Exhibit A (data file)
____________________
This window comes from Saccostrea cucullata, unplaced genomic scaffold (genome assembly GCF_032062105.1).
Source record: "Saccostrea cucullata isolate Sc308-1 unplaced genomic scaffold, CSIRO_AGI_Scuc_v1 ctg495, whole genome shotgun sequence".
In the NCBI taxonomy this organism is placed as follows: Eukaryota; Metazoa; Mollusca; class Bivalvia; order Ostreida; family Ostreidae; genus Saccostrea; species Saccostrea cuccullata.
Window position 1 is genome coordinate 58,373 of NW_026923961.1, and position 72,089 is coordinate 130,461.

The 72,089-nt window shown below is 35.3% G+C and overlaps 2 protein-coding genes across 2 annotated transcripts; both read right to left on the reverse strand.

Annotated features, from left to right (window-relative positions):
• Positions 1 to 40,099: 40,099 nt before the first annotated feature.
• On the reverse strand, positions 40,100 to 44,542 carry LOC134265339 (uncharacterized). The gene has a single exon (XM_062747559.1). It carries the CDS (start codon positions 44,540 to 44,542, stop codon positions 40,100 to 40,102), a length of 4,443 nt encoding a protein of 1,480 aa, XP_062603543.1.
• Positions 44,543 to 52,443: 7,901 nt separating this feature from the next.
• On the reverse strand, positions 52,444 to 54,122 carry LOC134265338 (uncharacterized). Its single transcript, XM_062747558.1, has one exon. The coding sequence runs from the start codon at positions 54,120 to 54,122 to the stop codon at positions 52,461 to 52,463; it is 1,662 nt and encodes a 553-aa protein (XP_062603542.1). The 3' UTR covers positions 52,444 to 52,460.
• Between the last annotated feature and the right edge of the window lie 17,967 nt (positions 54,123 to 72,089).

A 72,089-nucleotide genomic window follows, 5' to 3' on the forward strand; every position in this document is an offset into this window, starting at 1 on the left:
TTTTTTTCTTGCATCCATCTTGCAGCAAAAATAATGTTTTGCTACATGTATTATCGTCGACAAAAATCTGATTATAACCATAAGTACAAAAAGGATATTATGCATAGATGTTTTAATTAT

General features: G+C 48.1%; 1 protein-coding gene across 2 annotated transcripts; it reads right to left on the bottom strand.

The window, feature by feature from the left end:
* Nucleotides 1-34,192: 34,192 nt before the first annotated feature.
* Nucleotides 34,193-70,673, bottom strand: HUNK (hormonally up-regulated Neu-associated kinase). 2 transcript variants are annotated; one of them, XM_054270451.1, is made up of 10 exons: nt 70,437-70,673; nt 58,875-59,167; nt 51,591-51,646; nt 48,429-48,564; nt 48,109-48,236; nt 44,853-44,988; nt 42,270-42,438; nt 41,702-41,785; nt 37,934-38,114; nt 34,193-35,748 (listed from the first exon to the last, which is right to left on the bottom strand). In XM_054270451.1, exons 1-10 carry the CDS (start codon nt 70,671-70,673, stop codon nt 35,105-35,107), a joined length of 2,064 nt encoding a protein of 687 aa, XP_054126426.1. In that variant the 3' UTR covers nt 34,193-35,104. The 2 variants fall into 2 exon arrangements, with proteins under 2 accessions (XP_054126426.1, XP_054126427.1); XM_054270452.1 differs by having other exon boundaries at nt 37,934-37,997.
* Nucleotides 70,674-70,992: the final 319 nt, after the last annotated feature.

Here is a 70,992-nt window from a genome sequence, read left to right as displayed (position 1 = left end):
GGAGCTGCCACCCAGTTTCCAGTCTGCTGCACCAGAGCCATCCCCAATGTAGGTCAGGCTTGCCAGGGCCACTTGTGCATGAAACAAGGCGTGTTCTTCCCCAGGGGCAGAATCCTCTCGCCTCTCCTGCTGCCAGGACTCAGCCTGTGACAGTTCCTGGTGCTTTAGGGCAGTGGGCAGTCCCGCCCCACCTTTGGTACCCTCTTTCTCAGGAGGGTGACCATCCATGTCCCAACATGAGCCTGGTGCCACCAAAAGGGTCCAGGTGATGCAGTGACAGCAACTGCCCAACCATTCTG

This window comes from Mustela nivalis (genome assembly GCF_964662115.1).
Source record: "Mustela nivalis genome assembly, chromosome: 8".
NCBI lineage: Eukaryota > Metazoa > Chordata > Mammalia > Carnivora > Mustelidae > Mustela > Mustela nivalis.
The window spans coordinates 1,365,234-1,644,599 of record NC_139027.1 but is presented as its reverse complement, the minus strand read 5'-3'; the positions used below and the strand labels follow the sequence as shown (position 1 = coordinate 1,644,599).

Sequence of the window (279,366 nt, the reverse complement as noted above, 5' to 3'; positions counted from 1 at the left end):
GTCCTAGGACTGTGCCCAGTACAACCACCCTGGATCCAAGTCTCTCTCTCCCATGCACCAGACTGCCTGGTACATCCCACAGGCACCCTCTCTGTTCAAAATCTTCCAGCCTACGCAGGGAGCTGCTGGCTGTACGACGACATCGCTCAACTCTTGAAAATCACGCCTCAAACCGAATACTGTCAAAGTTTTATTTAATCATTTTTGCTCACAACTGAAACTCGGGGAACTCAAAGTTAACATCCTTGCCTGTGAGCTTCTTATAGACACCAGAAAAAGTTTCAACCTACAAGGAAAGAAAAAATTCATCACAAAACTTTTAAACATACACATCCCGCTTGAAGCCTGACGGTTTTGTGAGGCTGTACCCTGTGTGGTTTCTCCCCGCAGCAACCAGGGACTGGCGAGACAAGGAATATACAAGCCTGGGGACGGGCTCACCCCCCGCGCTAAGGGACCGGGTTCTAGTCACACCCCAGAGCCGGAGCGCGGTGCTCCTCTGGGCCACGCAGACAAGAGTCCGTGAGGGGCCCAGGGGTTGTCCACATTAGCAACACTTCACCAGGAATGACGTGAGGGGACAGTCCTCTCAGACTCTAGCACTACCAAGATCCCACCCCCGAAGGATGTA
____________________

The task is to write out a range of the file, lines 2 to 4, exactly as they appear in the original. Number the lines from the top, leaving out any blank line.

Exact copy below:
Source record: "Saccostrea cucullata isolate Sc308-1 unplaced genomic scaffold, CSIRO_AGI_Scuc_v1 ctg495, whole genome shotgun sequence".
In the NCBI taxonomy this organism is placed as follows: Eukaryota; Metazoa; Mollusca; class Bivalvia; order Ostreida; family Ostreidae; genus Saccostrea; species Saccostrea cuccullata.
Window position 1 is genome coordinate 58,373 of NW_026923961.1, and position 72,089 is coordinate 130,461.